American cloud computing company Salesforce has expressed dissatisfaction as Microsoft closes in on a deal to acquire Linkedin for $26.2 billion.
Salesforce, which is a direct competitor to software giant Microsoft, is trying to block the take over; it claims that Microsoft purchasing Linkedin would significantly ‘hurt competition’.
The cloud computing major said the acquisition of Linkedin would give Microsoft access to all of the social network’s data and it might be reluctant on sharing with competitors alike.
According to Wall Street Journal, Burke Norton, Salesforce’s chief legal officer, said there are several discrepancies related to privacy issue involved in the deal, and called for an investigation from the US and European Union (EU).
He further pointed out that Linkedin’s acquisition by Microsoft “threatens the future of innovation and competition.”
While Salesforce have raised questions of the deal, it has been learnt that Microsoft’s take over plan has already been reviewed by copious regulators from unnamed countries, subsequently giving a green signal to the deal.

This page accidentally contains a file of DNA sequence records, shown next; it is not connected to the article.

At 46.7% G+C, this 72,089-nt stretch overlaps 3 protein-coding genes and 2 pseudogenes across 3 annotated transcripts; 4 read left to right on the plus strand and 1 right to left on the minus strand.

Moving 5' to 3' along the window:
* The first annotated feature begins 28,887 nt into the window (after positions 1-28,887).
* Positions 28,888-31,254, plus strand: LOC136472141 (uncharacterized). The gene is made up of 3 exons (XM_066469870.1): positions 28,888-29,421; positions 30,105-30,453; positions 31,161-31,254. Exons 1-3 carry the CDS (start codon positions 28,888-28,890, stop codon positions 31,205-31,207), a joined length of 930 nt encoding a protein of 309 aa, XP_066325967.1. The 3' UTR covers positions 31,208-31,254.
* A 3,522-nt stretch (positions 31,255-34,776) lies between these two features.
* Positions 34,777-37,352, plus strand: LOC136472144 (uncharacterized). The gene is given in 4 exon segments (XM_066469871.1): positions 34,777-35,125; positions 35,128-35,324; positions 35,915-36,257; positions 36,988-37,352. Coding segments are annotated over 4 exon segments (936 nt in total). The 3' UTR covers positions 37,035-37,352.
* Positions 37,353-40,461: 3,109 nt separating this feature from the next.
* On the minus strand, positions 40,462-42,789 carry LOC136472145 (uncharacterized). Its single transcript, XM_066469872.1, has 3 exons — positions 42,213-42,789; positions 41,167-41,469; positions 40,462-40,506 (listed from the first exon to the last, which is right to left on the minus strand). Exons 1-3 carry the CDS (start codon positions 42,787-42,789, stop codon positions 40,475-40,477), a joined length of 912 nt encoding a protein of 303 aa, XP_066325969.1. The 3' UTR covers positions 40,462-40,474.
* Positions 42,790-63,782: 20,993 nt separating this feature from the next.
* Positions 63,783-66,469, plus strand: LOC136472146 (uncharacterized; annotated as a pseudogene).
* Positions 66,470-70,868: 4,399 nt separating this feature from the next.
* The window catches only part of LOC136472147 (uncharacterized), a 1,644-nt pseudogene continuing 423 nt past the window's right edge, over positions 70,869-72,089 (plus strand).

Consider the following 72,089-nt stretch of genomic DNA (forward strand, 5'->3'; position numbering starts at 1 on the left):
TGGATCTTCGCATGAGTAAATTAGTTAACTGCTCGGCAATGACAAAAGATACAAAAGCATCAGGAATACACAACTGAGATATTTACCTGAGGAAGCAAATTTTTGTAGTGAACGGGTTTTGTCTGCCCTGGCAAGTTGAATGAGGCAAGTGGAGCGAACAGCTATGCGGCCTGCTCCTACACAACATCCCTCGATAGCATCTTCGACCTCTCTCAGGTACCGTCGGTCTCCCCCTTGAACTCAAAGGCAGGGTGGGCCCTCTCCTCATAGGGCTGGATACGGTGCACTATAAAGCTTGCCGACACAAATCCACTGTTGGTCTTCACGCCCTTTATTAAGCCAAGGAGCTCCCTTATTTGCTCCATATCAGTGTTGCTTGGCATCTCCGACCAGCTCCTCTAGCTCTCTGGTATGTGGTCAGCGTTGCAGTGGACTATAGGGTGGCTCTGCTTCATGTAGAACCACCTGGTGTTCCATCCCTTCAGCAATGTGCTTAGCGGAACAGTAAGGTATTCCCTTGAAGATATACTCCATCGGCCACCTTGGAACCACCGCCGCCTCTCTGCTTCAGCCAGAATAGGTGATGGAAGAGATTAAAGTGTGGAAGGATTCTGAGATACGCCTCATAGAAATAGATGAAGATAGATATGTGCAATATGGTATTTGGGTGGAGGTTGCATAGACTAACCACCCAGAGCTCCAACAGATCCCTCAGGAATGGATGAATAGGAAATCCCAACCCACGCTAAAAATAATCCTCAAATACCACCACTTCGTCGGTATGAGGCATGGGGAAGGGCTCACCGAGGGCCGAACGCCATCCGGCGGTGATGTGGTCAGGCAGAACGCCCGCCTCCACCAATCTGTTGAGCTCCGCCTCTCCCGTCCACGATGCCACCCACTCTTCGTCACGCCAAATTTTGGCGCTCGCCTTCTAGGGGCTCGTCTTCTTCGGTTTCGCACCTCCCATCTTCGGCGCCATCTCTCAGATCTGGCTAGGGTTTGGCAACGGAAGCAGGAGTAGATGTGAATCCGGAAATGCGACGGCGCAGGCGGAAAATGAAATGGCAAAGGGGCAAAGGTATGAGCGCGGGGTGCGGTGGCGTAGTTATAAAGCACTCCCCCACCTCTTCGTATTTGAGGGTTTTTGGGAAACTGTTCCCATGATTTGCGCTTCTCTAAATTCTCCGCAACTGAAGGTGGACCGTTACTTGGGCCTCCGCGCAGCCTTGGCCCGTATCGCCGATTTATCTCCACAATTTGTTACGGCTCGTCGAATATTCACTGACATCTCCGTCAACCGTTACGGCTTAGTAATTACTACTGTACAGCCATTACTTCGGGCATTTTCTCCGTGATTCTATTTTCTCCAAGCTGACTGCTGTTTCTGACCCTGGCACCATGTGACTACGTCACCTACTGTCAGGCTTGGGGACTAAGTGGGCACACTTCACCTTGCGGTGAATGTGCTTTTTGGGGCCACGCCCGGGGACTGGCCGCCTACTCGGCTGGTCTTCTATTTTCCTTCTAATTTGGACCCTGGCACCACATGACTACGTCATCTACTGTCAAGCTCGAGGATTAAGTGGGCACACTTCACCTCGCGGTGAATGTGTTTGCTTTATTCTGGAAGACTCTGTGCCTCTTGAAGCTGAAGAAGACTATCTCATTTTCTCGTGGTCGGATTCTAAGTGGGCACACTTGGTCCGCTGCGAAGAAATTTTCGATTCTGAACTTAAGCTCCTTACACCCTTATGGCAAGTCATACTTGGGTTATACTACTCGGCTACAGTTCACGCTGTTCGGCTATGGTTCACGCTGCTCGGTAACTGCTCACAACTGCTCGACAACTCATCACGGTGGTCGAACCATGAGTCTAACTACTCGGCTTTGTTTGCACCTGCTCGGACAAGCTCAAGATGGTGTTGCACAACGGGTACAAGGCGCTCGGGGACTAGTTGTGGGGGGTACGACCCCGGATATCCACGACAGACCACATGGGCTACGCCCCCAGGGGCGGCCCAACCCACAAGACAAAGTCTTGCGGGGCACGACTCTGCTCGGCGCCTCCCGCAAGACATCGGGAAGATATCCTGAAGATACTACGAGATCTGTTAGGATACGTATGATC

In a classic scenario of a company ‘face-off’, Brad Smith, Microsoft’s chief legal officer, gave a fitting reply to Salesforce, informing them “the deal has already been cleared to close in the United States, Canada, and Brazil.”
Taking a dig at Salesforce, Smith said: “We’re committed to continuing to work to bring price competition to a CRM market in which Salesforce is the dominant participant charging customers higher prices today.”
As of now, Salesforce hasn’t filed a formal complaint against the takeover, but sources confirmed that the company has already completed a form sent by the EU. These forms are handed out to companies who face risk from such major deals.
Salesforce also made it clear that it wants to work closely with regulators, lawmakers and other stakeholders to deem this merger as “anticompetitive.”
The EU had earlier assured that it will closely look into data deals which had the potential to affect competitors and violate privacy. No formal investigation has begun yet.